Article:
You're late. Suddenly, it’s that time of year again, the annual exploitation of college athletes in service of not building an NBA minor league best known as March Madness! Time to borrow someone’s ESPN Insider password and read up on expert analysis, watch some season highlights, carefully consider which stunning upsets you’re comfortable picking, and then — oh, holy crap, you’ve only got, like, an hour to get your bracket in. Hey, me too! Don’t panic though. First, the NCAA tournament is always full of insane surprises that will ruin the most obsessively constructed bracket. Second, there are a bunch of great ways to put a bracket together in five minutes or so. Don't believe us? Well, you don't even have to look for them because we've got your cheat sheet right here for you.
The Obama Doctrine
Hey, why not just pick the same exact bracket that the President did? He’s supposed to be so damn smart, and if you lose, you can blame him. And the odds are, you will lose. It turns out that the guy we trust with drone-strike authority has only managed to correctly pick a tourney champ once in a measly seven tries as president. This year, Obama picked a Final Four of Kansas, Texas A & M, Michigan State, and North Carolina, with Kansas taking home the big prize. It’s conservative-ish, with two Number 1 seeds, a Number 2, and a Number 3, but just keep in mind that Obama has picked Kansas twice and failed, and that the North Carolina and Michigan State picks are probably politically motivated to get a little extra shine for the Democratic party in two up-for-grabs states in the 2016 election.
All Number Ones! All Number Ones!
On the one hand, it’s lazy and cheap to pick all Number 1 seeds. On the other hand, last year was the first year since 2009 that all four Number 1 seeds actually made the Final Four, so no one will probably care if you do this. The other downside to the plan is that once you get all four teams to the semifinal, you can’t even say something to yourself like, “Screw it, I’ll just pick the higher-ranked team to win.” Still, at least it’s a fast way to do it.
Smells Like School Spirit
Is your alma mater in the tournament this year? Hey, congrats. My school isn’t in it this year, so I get to skip the whole thing where you’re torn on picking your Number 12 seed school to go further than the first round, or picking them to win and inevitably blowing everything up. But hey, a 12 seed has to win one of these days, and as long as you don’t have conflicted feelings about most of the people you went to college with, it’s not the worst thing in the world to just pick your school and pray. Don’t have a school in the tourney? Maybe your wife or office crush has a school you can glom on to. Although I don’t know how impressed your crush will be when you sidle up to her and say, “Hey, I know you went there, so I wanted to let you know I picked S.F. Austin in a first round upset.”
Nate Silver and his merry band of wizards (okay, fine, “mathematicians”) have made their sacrifices, cast their spells, and peered into the future to determine the odds each school has of winning the tournament. Kansas, with a 19% chance, has the best odds of winning, but that’s also who Obama picked, and we’ve been over how that’s worked out in the past. The other factor stopping me from fully endorsing just taking 538’s picks is that Cafe’s ultimate beltway insider Carl Diggler has been stomping Silver in election predictions this year. The Dig hasn’t shared his bracket, but maybe if you tweet at him, he’ll be kind enough to share some of his insights.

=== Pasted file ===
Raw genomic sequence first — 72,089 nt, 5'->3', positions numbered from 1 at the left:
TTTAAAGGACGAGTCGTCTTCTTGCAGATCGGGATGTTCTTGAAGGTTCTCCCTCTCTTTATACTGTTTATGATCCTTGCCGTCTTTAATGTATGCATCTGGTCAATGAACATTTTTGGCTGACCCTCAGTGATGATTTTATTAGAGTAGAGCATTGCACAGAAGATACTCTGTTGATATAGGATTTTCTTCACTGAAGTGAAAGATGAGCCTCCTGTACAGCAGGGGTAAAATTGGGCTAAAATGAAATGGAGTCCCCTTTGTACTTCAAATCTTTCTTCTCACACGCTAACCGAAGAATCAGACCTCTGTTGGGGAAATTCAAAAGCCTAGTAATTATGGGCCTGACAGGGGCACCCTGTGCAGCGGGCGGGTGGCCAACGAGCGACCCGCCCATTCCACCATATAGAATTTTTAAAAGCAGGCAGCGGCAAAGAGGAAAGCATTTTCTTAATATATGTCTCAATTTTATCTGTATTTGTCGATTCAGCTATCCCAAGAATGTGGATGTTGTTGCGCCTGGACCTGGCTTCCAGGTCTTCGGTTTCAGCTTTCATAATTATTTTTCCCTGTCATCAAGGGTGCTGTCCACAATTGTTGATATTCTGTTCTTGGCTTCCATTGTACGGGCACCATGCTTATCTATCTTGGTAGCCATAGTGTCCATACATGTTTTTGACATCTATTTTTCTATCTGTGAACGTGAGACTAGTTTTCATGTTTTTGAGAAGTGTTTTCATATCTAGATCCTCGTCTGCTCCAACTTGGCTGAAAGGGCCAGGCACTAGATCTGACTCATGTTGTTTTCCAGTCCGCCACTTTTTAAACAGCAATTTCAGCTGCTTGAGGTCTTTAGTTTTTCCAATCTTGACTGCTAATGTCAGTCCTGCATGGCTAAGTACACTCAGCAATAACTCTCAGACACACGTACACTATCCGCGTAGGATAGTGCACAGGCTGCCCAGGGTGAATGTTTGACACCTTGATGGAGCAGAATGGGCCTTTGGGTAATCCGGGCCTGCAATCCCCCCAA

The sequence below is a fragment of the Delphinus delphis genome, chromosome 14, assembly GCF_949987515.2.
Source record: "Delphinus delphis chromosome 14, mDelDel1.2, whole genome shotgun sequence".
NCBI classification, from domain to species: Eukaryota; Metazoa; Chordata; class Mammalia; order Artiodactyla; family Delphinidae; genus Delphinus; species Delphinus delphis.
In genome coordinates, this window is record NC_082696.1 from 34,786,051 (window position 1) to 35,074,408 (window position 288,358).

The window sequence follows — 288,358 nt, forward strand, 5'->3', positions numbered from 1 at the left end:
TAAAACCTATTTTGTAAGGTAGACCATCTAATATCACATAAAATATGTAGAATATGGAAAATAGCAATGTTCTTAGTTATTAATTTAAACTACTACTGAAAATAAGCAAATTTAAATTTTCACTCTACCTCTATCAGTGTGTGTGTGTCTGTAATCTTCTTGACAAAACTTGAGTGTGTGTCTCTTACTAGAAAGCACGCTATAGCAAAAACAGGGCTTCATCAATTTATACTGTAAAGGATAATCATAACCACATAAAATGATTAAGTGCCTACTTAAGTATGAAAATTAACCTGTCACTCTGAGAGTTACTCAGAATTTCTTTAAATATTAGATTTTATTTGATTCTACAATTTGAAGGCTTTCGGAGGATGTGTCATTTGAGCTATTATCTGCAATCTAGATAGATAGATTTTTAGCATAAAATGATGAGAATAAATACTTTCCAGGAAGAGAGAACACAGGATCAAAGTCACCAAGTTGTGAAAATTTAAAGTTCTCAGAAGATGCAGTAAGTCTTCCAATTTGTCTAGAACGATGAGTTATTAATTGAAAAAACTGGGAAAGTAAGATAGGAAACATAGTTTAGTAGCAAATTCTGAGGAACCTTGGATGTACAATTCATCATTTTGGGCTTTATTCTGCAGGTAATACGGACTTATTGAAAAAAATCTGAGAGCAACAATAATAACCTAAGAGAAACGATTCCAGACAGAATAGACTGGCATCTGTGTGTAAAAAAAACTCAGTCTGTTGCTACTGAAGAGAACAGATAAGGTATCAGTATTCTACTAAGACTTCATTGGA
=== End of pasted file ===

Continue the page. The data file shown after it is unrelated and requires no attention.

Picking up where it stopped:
Phone A Friend
Everyone’s got at least one friend who actually watches college basketball and fills out a bracket with a great degree of certainty. If you’re like me, though, the problem here is that your actually knowledgeable friend is in your pool, so he’s not actually gonna tell you anything useful. Maybe, though, you’ve got a college basketball-crazy friend in another state. In that case, give him or her a call this morning, find out how she’s doing (you’re not a monster), and then ask him or her if she’ll send you the bracket. Some people might call this “cheating,” but you know what? Ric Flair was the dirtiest player in the game, and he retired as a 16-time world heavyweight champion, so cheating obviously gets results.
You want fast, weird, and devoid of logic without being a total troll? Pick every winner based on which first letter of the school name comes first in the alphabet. Look, if you had a better way to do this, you wouldn’t be trying to figure out how to fill out a bracket in five minutes hours before the first tipoff. Also, this is what I’m doing, so why not join me on the adventure? (Note: In order to avoid totally screwing yourself, feel free not to institute this rule for 1 vs. 16 or 2 vs. 15 matchups.) Your bracket will be bad, and for that I’m slightly sorry. And c'mon, Arizona/Butler isn’t the craziest national championship ever picked. Plus, if you want to go deeper into the dark art of trolling your friends or co-workers, there’s one worse way you can fill out your bracket.
Rollin’ on 16s
Eventually, one day, a 16 seed has to win a game against a 1 seed. What will never, ever happen, is all four 16 seeds in a tournament upsetting the 1 seeds. The odds of that happening are lower than you picking a perfect bracket. The odds of that happening are lower than Gisele hand-delivering ice cream sundaes to your office. This isn’t filling out a bracket to win, it’s filling out a bracket to be a pest, but it is kinda funny. You’re only hurting yourself if you pick all 16s, but your friends might hate you anyway because it means you’re the kind of person who will throw $10 or $20 in the garbage like it’s nothing. Before you do this, strongly consider just lighting the money on fire, because while you’ll also be losing money that way too, at least then you’re committing a cool crime and acting out against the state.